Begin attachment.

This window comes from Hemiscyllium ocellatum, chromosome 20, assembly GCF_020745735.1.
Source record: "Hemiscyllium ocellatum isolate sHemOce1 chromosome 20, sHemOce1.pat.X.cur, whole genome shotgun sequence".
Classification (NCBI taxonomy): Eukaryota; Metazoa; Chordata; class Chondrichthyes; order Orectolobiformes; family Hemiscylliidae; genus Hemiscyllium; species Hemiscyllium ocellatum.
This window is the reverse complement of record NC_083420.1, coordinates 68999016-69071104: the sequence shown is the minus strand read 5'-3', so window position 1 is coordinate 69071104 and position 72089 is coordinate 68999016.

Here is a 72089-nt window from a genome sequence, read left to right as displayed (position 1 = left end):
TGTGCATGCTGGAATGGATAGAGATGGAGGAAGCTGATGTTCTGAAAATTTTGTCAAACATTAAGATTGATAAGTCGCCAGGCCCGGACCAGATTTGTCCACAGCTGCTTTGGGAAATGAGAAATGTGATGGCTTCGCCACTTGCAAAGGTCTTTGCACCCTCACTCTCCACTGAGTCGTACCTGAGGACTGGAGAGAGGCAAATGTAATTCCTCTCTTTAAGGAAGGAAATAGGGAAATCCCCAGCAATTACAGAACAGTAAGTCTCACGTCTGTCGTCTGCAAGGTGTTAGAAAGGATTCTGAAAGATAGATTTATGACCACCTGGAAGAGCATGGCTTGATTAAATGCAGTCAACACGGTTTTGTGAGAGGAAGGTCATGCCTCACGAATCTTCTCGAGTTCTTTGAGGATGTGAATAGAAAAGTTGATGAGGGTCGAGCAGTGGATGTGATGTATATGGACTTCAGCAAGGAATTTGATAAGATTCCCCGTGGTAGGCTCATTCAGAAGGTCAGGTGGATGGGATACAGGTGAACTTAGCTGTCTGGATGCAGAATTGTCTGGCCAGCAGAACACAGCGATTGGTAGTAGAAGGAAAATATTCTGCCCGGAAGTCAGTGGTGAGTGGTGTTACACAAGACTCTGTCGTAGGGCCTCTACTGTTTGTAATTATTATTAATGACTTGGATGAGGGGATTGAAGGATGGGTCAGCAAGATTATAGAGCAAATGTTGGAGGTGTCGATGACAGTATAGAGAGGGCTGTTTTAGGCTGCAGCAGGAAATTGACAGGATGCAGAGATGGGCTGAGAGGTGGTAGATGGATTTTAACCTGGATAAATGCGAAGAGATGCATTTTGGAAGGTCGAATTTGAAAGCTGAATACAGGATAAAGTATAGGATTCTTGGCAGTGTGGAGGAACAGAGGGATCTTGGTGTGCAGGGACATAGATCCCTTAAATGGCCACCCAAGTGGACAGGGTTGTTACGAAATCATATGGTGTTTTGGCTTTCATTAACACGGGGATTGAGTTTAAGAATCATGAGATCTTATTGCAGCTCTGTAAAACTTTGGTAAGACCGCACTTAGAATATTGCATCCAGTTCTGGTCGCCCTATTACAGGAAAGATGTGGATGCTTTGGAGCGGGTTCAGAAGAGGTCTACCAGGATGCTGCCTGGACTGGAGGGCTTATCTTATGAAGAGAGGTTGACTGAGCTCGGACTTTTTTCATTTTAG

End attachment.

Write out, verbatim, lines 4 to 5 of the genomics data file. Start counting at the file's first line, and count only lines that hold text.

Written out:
This window is the reverse complement of record NC_083420.1, coordinates 68999016-69071104: the sequence shown is the minus strand read 5'-3', so window position 1 is coordinate 69071104 and position 72089 is coordinate 68999016.

Here is a 72089-nt window from a genome sequence, read left to right as displayed (position 1 = left end):